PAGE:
• Trevor Hoffman- Who remembers Trevor Hoffman coming in from the bullpen to ACDC? The loud bells that rang out told the story. Even though Hoffman did not have over-powering stuff, his change-up and his ability to locate all of his other pitches made him one of the best. I loved watching him, and he is fully deserving of the call.
  • Mike Mussina- This one’s a mystery: why Mussina is not in the HOF is beyond me. His 270 career wins in the most hitter friendly division in baseball, goes unrecognized. Just for your information: he pitched for eighteen years in the AL East. He also fielded his position better than most ever could, with seven gold gloves to his credit.
  • Mike Piazza- Probably the best hitting catcher of all-time. Yeah he wasn’t the best defensively, but you cannot argue his offensive production. Career .308 hitter, while playing the most grueling position in all of baseball is no small task.
  • Tim Raines- To tell you the truth I am surprised he is still on the ballot. The guy was an iron man in the sport. He played for twenty three years, that’s right twenty three! He dominated the eighties, and though he may have fell off late in his career, the guy’s stats speak for themselves.
  • Jeff Bagwell- Even though his career may have been shorter than most in the HOF, his stats dictate he should be inducted. With a nagging injury that shortened his career, he still amassed 449 home runs, and a career .297 batting average over fifteen years.

Here’s some highlights of their careers:

  • Ken Griffey Jr. – Career .284 hitter, 630 (6th all-time) career home runs, 1,836 (15th all-time) career RBI, 2,781 career hits, 1997 MVP, 13-time all-star, 7-time silver slugger, 10 gold gloves.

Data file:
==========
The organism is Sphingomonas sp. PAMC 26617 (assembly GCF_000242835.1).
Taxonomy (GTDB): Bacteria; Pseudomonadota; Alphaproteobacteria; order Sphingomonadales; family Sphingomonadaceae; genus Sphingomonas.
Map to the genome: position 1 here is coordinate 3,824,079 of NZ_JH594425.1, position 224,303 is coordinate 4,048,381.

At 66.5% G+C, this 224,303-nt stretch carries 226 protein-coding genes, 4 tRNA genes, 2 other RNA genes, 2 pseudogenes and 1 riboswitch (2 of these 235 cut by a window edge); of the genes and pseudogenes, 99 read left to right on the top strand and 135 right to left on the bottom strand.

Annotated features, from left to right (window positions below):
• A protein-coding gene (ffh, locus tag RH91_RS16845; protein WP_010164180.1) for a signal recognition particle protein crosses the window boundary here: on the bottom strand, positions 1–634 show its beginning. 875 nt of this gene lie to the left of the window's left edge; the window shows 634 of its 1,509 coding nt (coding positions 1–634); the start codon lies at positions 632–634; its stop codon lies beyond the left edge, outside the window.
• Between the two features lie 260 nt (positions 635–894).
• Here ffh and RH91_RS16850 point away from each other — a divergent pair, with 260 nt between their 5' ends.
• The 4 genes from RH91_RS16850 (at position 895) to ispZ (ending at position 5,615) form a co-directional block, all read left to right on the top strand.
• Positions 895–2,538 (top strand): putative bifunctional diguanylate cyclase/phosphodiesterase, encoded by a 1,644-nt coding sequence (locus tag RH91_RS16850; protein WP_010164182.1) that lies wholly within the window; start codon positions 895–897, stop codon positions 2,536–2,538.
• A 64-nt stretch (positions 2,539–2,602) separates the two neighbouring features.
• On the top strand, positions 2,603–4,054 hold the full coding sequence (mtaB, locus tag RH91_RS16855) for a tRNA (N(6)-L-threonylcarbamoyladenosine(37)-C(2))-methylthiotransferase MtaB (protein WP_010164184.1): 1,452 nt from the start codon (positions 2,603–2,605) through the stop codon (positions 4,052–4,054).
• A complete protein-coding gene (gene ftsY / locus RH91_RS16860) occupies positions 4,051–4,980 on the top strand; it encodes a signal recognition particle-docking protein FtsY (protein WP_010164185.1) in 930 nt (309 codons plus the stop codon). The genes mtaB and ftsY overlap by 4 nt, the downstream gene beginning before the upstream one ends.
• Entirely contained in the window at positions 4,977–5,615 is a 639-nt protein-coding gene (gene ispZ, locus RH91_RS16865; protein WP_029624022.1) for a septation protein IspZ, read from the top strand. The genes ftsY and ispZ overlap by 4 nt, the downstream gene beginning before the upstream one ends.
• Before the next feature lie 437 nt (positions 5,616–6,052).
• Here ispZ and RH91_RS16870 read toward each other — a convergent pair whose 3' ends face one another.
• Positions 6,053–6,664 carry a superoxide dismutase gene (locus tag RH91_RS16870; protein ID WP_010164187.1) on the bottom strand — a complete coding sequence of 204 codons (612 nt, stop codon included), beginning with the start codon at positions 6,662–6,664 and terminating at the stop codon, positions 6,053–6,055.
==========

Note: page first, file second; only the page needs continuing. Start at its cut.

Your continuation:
• Trevor Hoffman- 2nd all-time in saves (601), 7-time all-star, career 2.87 ERA, 1,035 Games pitched, career WHIP 1.058.
  • Mike Mussina- 270 career wins, 2,813 career strikeouts, 5-time all-star, 7 gold gloves, career WHIP 1.192.
  • Mike Piazza- Career .308 hitter, 427 career home runs, 12-time all-star, 10-time silver slugger, 1993 NL rookie-of-the-year.
  • Tim Raines- Career .294 hitter, 808 (5th all-time) career stolen bases, 2,605 career hits, 7-time all-star.
  • Jeff Bagwell- Career .297 hitter, 449 career home runs, 2,314 career hits, 1991 ROY, 1994 MVP, 4-time all-star, 3-time silver slugger.

The twenty six others that were on the ballot were tremendous talents. I however, don’t feel they belong in baseballs elite class, do you?

Author Spotlight Interview

I was honored to be interviewed by a fellow author named Ben Mariner. Please check out the interview below, and click on the link to visit his website..